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Orszag Hints that Health Care Reform Bill May Not Have Significant Long-Term Deficit-Reducing Effects After All

2 min readBy: Gerald Prante

In his now famous New York Times piece on Tuesday, former OMB Director Peter Orszag made the following statement regarding why over the medium-term, spending isn’t the only way to solve the medium-term fiscal deficit problem and that revenues have to be part of the solution:

How much savings is plausible on the spending side? Medicare, Medicaid and Social Security will account for almost half of spending by 2015. Even if we reform Social Security, which we should, any plausible plan would phase in benefit changes to avoid harming current beneficiaries – and so would generate little savings over the next five years. The health reform act included substantial savings in Medicare and Medicaid, so there aren’t further big reductions available there in our time frame.

From a strict accounting perspective, the health care bill reduced the budget deficit. However, if what Orszag says is true, it’s possible that the health care bill didn’t really reduce the long-term budget deficit. That’s because the health care bill may have “used up” a source of funding in “Medicare savings” that would have otherwise been used to finance the medium and long-term budget problems facing the United States. In other words, instead of helping to solve the long-term budget problems of the U.S., this low-hanging fruit of Medicare cuts will be predominantly used to finance the higher health care spending (exchange subsidies and Medicaid expansion) enacted in PPACA.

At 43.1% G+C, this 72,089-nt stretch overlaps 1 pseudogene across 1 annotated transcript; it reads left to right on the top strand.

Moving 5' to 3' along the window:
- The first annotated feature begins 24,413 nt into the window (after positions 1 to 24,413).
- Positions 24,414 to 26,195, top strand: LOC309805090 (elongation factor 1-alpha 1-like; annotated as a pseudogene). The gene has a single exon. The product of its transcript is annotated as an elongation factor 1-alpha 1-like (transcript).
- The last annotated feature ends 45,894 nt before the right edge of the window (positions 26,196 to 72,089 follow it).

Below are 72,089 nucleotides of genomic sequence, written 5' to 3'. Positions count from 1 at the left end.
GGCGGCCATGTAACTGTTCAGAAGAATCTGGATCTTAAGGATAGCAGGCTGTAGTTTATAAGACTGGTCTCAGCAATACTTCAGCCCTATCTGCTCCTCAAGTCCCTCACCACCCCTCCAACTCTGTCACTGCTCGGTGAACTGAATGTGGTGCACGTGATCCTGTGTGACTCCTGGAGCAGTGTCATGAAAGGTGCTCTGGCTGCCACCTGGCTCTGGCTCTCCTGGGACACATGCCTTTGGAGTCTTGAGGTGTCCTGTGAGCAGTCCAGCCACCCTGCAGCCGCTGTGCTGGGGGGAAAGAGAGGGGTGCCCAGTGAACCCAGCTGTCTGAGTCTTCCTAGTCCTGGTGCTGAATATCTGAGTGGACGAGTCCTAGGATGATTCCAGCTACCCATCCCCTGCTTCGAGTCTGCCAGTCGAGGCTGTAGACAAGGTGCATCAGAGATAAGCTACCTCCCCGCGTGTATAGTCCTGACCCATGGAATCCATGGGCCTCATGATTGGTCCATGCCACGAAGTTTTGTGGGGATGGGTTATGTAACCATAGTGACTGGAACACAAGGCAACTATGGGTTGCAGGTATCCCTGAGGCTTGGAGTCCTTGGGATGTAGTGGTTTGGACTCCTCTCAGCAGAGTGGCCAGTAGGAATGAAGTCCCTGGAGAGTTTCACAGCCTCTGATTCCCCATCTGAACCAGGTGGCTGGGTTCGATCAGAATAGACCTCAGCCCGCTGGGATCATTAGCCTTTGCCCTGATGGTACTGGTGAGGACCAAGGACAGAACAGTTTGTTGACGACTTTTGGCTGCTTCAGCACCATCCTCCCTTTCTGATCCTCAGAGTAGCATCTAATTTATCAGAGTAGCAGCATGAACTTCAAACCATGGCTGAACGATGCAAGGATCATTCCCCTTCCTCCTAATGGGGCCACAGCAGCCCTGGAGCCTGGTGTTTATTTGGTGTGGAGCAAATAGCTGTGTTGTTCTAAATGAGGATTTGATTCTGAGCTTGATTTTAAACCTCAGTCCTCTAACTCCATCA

Furthermore, if this crowding out is true, the end result from the health care bill is that the taxA tax is a mandatory payment or charge collected by local, state, and national governments from individuals or businesses to cover the costs of general government services, goods, and activities. hikes eventually resulting from PPACA will be even larger than the bill explicitly outlines. That’s because eliminating this one spending cut option that was available for long-term fiscal solvency implies that the expected “tax increase” fraction of solving the long-term fiscal crisis became even higher.

Of course, if this higher health care spending on items like the exchange subisides and Medicaid expansion would have eventually happened anyway at some point, then it’s still the case that the health care bill did reduce the long-term budget deficit.